16. Demi Moore, St Elmo’s Fire, 1984.   “Everyone wanted that role,” recalled director Joel Schumacher. His office was opposite John Hughes’ where Demi got tired for waiting for him., “I happened to see her running down the hallway. I had my assistant run after her and find out who she was - “Demi Moore and she was on General Hospital.” So I called her agent and she came in and did a reading. There was no one like Demi Moore at that age in the world. In the movie she gets to be sexy, seductive, hilariously funny and dramatic. She becomes a coke head and she tries to kill herself by freezing to death by opening the windows in her apartment. She had to go through 35 different things in the movie. At that age? Pretty fucking amazing, right? There was no one like her.” Hughes and Schumacher were rather like Lucas and Spielberg in the 70s, dipping into the same age talent pool. Those Brat Packers Hughes kept in high school, Schumacher made, as here, college kids. Or those who agreed - Jodie did not.

  17.  Molly Ringwald, The Breakfast Club, 1984.   John Hughes was most keen on Foster to head his second auteur outing. She wisely passed. Way too old at 22 for Claire Standish, just perfect for Hughes’ Sixteen Candles find, at 16… like her second-time Hughes movie co-star Anthony Michael Hall. They dated between the two movies.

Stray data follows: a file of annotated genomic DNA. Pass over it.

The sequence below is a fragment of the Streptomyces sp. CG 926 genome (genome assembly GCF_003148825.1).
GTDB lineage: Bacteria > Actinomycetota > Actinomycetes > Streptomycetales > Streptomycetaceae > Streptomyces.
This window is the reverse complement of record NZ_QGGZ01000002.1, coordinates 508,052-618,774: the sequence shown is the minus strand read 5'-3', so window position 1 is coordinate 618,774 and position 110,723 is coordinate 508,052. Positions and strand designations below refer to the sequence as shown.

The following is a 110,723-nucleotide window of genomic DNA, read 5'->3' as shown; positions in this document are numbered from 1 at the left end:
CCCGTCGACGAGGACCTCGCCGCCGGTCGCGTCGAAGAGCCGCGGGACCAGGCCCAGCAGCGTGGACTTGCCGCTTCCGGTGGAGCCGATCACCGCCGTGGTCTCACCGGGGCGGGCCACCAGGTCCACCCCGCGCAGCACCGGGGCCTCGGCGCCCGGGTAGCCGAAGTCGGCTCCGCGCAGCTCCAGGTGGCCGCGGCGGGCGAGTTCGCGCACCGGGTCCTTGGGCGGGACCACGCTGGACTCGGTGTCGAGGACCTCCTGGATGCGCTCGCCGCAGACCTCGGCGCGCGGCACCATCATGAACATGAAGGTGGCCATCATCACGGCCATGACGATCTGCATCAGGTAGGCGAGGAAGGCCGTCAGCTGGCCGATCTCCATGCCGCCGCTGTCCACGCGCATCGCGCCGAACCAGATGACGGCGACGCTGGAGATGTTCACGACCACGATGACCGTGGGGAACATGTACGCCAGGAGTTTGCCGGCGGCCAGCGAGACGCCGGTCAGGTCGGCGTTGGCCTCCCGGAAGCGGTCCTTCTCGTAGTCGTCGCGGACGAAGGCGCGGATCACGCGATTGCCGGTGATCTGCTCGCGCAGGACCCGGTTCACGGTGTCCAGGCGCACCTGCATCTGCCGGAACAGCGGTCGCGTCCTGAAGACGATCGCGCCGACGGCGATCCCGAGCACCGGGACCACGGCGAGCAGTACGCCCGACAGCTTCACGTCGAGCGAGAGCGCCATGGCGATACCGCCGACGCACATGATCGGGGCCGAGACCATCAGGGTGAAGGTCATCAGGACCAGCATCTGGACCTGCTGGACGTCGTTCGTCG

18.  Molly Ringwald, Pretty In Pink, 1985. John Hughes loves Jodie Foster, Part II. But same as before. Too old to be one of Hughes’ teenage-angsters. Justine Bateman, Jennifer Beals, Diane Lane, Lori Loughlin, Tatum O’Neal, Sarah Jessica Parker and Brooke Shields were also in the Andie mix. Ringwald loved the disc and thw film, but loathed the actual dress… Hughes hated his ending and rewrote it for another teen triangle, Some Kind of Wonderful, 1986. Ringwald refused to play it again. “I can’t be 16 forever!” Hughes was furious with the star he discovered for his previous three films and never worked with her again.

  19.  Elisabeth Shue, Adventures in Babysitting, 1986. For his directing debut, Gremlins writer Chris Columbus saw just about every gal in town for the explosive night of babysitter Chris Parker: a project hanging around (with Jane Fonda) since the 60s. Twenty years on, Jane’s niece, Bridget Fonda, was booked. Kathleen Turner was the next “first choice.” Louis-Dreyfuss auditioned - and passed to Foster, who passed to Michelle Pfeiffer… who she quit for The Witches of Eastwick! More auditions were held for: Justine Bateman (her TV series, Family Ties, cancelled that idea!), Melanie Griffith, Andie MacDowell, Tatum O’Neal, Brooke Shields, Sharon Stone. Columbus refused Kelly McGillis and Valerie Bertinelli lost out to Shue on the final day.

  20. Glenn Close, Fatal Attraction, 1987.

  21.  Natasha Richardson, The Handmaid’s Tale, 1989.   German director Volker Schlondorff also thought of Sigourney Weaver.